I heard another splash. And then another. Death had come and claimed my companions. One by one each succumbed to death. Not me, dear God, not me please I said, in silent prayers. I moved forward, on all fours. I slipped, got bruised and cut everywhere. I realized that the tunnel slope was gently ascending. Every inch of my skin was lacerated by jagged rocks of the tunnel. That was how it felt, at least. My lungs got heavier and heavier, my heart, smaller and smaller. My head felt heavier and heavier with each crawl. The darkness was thick enough to envelop me like a shroud. I needed to find the light. I had to be free, this agony had to stop. One more splashing sound came to me, this time, fainter. I felt someone brush against me. He said something to me but I could hardly understand the words. The voice belonged to our leader. He went deeper into the tunnel. I tried to warn him but he wouldn’t listen. I did manage to hear him say “son” to me. I tried to tell him that his son is dead. I couldn’t. I was parched, my lungs almost empty.

In the beginning was darkness. Then God made light. I saw the yellow light at the end of the tunnel. I am dying, I thought. Didn’t they say that once you see the light, you’re definitely dying? Then I saw shadows against the light. I heard noises. Isn’t heaven supposed to be quiet? I felt hands drag me into the light. My ancestors? Then I saw the stars as backdrop to faces anxiously looking at me, lighted by the faint yellow lamp. I could not recognize any of them but they were angels of hope. I breathed the fresh air. I am alive.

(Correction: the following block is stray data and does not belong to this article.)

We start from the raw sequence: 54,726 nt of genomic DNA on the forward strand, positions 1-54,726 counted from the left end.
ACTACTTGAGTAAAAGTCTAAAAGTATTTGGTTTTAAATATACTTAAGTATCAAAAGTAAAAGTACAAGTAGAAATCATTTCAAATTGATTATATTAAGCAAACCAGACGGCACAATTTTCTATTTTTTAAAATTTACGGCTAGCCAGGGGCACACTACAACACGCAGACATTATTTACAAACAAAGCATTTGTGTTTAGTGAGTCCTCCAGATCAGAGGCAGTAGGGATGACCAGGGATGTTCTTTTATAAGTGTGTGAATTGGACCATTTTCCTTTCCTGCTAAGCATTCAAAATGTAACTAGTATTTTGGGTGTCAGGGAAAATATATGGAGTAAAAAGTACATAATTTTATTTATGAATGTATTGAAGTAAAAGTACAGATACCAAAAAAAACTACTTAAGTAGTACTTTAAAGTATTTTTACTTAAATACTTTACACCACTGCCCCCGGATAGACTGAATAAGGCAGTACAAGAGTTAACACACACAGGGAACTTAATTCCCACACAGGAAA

*This entry was inspired by the death of the miners I last saw alive on August 2008 during one of our inspections of illegal mining operations in Misamis Oriental. In March 31, 2009, months after our inspection, five miners were trapped in a narrow mine tunnel in Opol. I personally talked to the leader of the miners during the inspection, he was a friendly man, his family cooked lunch for us. Although their mining operation was illegal, our team who was part of the regulating body was taken care of and respected during our inspection. When he found out that his son was among those trapped in a sinking shaft on that fateful afternoon of March 31, 2009, he rushed into the tunnel to rescue him and his companion. He didn’t come out alive. Four of the trapped miners drowned inside a very deep sinking shaft after they ran out of air due to faulty air circulation pipe. The lone survivor was able to tell what happened while being treated in the hospital. The bodies of his companions w the leader who tried to rescue his son were retrieved in the morning of April 1. This entry is dedicated to those who died by asphyxiation and drowning in the tunnel. May you all rest in peace, sirs. I still remember your faces while you were alive. I shall never forget your faces during your deaths through the pictures sent to me by colleagues. I was heavily pregnant then and could no longer rush to the scene.